time_correction = 0.3
),
velocity = shorts::predict_velocity_at_distance(
distance,
simple_model_corrected$parameters$MSS,
simple_model_corrected$parameters$TAU,
time_correction = 0.3
),
acceleration = shorts::predict_acceleration_at_distance(
distance,
simple_model_corrected$parameters$MSS,
simple_model_corrected$parameters$TAU,
time_correction = 0.3
),
power = velocity * acceleration
)

# -----------------------------------
estimate_time_correction <- with(
jack_kinematics,
shorts::model_using_splits_with_time_correction(distance, time)
)

estimate_time_correction_kinematics <- jack_kinematics %>%
mutate(
name = "Model w/time correction",
time = shorts::predict_time_at_distance(
distance,
estimate_time_correction$parameters$MSS,
estimate_time_correction$parameters$TAU,
estimate_time_correction$parameters$time_correction
),
velocity = shorts::predict_velocity_at_distance(
distance,
estimate_time_correction$parameters$MSS,
estimate_time_correction$parameters$TAU,
estimate_time_correction$parameters$time_correction
),
acceleration = shorts::predict_acceleration_at_distance(
distance,
estimate_time_correction$parameters$MSS,
estimate_time_correction$parameters$TAU,
estimate_time_correction$parameters$time_correction
),
power = velocity * acceleration
)

# -----------------------------------
# Remove zero from the data, otherwise model will complain
jack_kinematics_filtered <- jack_kinematics %>%
filter(distance > 0.1)

estimate_corrections <- with(
jack_kinematics_filtered,
shorts::model_using_splits_with_corrections(distance, time)
)

estimate_corrections_kinematics <- jack_kinematics_filtered %>%
mutate(
name = "Model w/time & distance correction",
time = shorts::predict_time_at_distance(
distance,
estimate_corrections$parameters$MSS,
estimate_corrections$parameters$TAU,
estimate_corrections$parameters$time_correction,
estimate_corrections$parameters$distance_correction
),
velocity = shorts::predict_velocity_at_distance(
distance,
estimate_corrections$parameters$MSS,
estimate_corrections$parameters$TAU,
estimate_corrections$parameters$time_correction,
estimate_corrections$parameters$distance_correction
),
acceleration = shorts::predict_acceleration_at_distance(
distance,
estimate_corrections$parameters$MSS,
estimate_corrections$parameters$TAU,
estimate_corrections$parameters$time_correction,
estimate_corrections$parameters$distance_correction
),
power = velocity * acceleration
)

# -----------------------------------------------------
# Plot
sprint_kinematics <- rbind(
jack_kinematics,
simple_model_kinematics,
simple_model_corrected_kinematics,
estimate_time_correction_kinematics,
estimate_corrections_kinematics
)

kinematics_per_distance <- sprint_kinematics %>%
gather("metric", "value", -name, -distance)

ggplot(kinematics_per_distance, aes(x = distance, y = value, color = name)) +
theme_minimal() +
geom_line(alpha = 0.8) +
facet_wrap(~metric, scales = "free_y") +
ylab(NULL) +
theme(legend.text = element_text(size = 6)) kinematics_per_time <- sprint_kinematics %>%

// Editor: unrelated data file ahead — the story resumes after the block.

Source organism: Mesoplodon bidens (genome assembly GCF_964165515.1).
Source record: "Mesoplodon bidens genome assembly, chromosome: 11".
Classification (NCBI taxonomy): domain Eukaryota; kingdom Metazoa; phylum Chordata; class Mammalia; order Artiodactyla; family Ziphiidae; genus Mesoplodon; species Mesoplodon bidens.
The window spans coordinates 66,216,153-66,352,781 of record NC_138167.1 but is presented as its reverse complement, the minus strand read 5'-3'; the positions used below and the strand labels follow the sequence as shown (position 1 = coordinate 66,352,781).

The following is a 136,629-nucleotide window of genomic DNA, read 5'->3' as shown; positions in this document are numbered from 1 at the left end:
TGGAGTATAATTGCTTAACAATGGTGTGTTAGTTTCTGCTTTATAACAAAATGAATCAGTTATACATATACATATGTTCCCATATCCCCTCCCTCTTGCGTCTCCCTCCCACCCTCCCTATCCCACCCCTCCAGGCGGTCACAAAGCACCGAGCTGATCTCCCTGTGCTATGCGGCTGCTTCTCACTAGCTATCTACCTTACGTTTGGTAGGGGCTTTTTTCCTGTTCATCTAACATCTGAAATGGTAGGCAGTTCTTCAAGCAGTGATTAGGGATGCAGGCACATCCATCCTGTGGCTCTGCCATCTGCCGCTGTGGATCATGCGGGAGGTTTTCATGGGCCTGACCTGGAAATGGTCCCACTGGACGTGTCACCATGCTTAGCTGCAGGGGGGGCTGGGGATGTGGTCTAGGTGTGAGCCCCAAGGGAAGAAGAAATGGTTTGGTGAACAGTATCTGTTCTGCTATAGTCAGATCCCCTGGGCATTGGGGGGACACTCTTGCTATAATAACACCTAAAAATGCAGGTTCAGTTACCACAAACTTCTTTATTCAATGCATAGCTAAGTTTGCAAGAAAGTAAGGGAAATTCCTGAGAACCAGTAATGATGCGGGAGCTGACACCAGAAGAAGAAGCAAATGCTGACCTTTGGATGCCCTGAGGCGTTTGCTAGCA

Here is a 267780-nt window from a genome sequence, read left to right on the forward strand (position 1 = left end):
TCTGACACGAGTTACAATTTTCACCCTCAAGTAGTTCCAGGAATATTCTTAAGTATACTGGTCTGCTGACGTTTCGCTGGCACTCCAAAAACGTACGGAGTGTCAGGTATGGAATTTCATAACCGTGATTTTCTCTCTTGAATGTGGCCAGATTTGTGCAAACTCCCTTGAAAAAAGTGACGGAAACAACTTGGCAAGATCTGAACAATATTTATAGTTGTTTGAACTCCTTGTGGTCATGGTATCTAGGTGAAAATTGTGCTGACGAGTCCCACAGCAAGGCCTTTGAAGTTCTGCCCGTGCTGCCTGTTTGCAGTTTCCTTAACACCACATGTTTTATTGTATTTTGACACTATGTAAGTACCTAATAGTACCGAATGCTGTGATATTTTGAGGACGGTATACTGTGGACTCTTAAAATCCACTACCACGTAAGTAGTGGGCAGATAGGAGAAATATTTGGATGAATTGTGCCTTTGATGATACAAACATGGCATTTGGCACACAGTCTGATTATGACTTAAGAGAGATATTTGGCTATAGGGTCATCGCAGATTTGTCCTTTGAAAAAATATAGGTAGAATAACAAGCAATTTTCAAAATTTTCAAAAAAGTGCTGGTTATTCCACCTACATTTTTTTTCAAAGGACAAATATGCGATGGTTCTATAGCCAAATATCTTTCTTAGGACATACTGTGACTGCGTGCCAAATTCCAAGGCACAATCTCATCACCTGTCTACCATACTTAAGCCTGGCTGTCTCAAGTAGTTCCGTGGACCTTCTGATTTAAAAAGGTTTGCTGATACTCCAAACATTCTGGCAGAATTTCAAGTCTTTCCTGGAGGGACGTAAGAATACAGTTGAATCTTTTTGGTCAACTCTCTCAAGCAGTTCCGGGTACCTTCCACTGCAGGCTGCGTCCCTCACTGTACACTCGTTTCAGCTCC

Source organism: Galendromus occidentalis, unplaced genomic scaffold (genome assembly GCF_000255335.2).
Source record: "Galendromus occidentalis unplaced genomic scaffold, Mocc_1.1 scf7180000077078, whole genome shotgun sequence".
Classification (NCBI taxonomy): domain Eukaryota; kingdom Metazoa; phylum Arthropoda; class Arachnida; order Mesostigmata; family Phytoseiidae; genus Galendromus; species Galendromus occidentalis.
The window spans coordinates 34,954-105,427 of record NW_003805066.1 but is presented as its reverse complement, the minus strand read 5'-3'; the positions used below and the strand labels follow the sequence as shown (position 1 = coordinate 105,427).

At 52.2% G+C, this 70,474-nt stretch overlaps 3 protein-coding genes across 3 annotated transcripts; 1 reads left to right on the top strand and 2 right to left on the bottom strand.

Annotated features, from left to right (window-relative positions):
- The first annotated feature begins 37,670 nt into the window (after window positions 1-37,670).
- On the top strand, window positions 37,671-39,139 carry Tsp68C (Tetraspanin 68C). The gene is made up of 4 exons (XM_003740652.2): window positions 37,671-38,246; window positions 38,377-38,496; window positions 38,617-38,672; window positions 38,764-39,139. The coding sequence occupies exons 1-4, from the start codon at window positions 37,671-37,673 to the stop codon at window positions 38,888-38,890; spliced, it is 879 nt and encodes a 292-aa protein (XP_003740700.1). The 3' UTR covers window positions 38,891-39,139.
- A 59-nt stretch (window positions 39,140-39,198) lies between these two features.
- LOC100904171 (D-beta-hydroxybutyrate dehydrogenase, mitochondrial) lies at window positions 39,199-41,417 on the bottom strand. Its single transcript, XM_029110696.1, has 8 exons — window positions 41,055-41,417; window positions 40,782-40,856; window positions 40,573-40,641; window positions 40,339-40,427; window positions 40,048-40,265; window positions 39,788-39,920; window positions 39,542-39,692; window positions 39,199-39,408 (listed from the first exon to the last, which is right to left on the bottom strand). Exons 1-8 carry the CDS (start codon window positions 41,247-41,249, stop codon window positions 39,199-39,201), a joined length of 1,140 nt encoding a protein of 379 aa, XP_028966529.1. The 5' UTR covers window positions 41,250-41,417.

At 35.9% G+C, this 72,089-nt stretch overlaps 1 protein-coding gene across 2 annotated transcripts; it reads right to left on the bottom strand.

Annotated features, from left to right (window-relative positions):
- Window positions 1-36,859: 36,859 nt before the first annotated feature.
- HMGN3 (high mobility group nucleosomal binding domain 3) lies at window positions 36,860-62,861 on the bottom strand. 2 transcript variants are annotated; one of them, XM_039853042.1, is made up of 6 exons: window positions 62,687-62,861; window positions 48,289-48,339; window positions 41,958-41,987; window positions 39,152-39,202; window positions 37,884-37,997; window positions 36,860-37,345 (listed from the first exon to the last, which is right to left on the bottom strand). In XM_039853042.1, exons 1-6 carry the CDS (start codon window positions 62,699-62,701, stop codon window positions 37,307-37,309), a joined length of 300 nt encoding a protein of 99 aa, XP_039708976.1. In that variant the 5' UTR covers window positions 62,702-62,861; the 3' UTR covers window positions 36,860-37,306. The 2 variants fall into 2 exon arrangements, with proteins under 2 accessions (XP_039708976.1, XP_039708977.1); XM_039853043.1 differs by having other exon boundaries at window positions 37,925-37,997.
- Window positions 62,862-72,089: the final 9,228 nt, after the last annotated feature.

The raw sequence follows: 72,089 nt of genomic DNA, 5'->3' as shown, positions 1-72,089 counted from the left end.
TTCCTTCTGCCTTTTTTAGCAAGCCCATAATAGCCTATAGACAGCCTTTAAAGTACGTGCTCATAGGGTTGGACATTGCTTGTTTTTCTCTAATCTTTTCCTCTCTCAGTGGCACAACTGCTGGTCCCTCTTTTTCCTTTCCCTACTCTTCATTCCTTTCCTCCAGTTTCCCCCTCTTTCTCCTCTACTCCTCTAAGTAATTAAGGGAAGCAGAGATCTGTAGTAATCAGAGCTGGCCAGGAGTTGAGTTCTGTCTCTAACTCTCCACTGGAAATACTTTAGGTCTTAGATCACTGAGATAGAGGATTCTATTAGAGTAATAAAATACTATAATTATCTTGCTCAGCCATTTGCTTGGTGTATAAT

gather("metric", "value", -name, -time)

ggplot(kinematics_per_time, aes(x = time, y = value, color = name)) +
theme_minimal() +
geom_line(alpha = 0.8) +
facet_wrap(~metric, scales = "free_y") +
ylab(NULL) +
theme(legend.text = element_text(size = 6)) Although it cannot be seen from these images, model with time and distance correction is completely over the true model.

## Additional simulation

To showcase effects of cheating on the sprint start on estimated MSS and TAU I will provide additional simulation. In this simulation, cheating refers to starting behind the initial timing gate. This distance will vary from 0 to 1 meter. Estimation models involve model without any correction, model with 0.3 second adjustment, model with time_correction and model with both time_correction and distance_correction.

time_correction <- 0.3

# Wrapper functions
ind_model_wrapper <- function(data, ...) {
sprint_mod <- shorts::model_using_splits(
distance = data$distance, time = data$time,
...
)

data.frame(
sprint_mod$parameters ) } ind_model_wrapper_with_time_correction <- function(data, ...) { sprint_mod <- shorts::model_using_splits( distance = data$distance,
time = data$time, time_correction = time_correction, ... ) data.frame( sprint_mod$parameters
)
}

ind_model_wrapper_with_time_correction_estimation <- function(data, ...) {
sprint_mod <- shorts::model_using_splits_with_time_correction(
distance = data$distance, time = data$time,
...
)

data.frame(
sprint_mod$parameters ) } ind_model_wrapper_with_correction_estimations <- function(data, ...) { sprint_mod <- shorts::model_using_splits_with_corrections( distance = data$distance,
time = data$time, ... ) data.frame( sprint_mod$parameters
)
}

# -----------------------------------------------
set.seed(1667)

sim_df <- expand_grid(
simulation = 1:1,
true_MSS = c(7, 8, 9),
true_TAU = c(0.6, 0.75, 0.9),
cheating_distance = seq(0, 1, length.out = 10),
distance = c(5, 10, 15, 20, 30, 40)
) %>%
mutate(
true_MAC = true_MSS / true_TAU,
true_PMAX = (true_MSS * true_MAC) / 4,
true_distance = distance + cheating_distance,
cheating_time = predict_time_at_distance(cheating_distance, true_MSS, true_TAU),
true_time = predict_time_at_distance(true_distance, true_MSS, true_TAU),
time = true_time - cheating_time,
# Add small noise to allow fitting
time = time + rnorm(n(), 0, 10^-5)
)

ind_model <- sim_df %>%
group_by(simulation, cheating_distance, true_MSS, true_TAU) %>%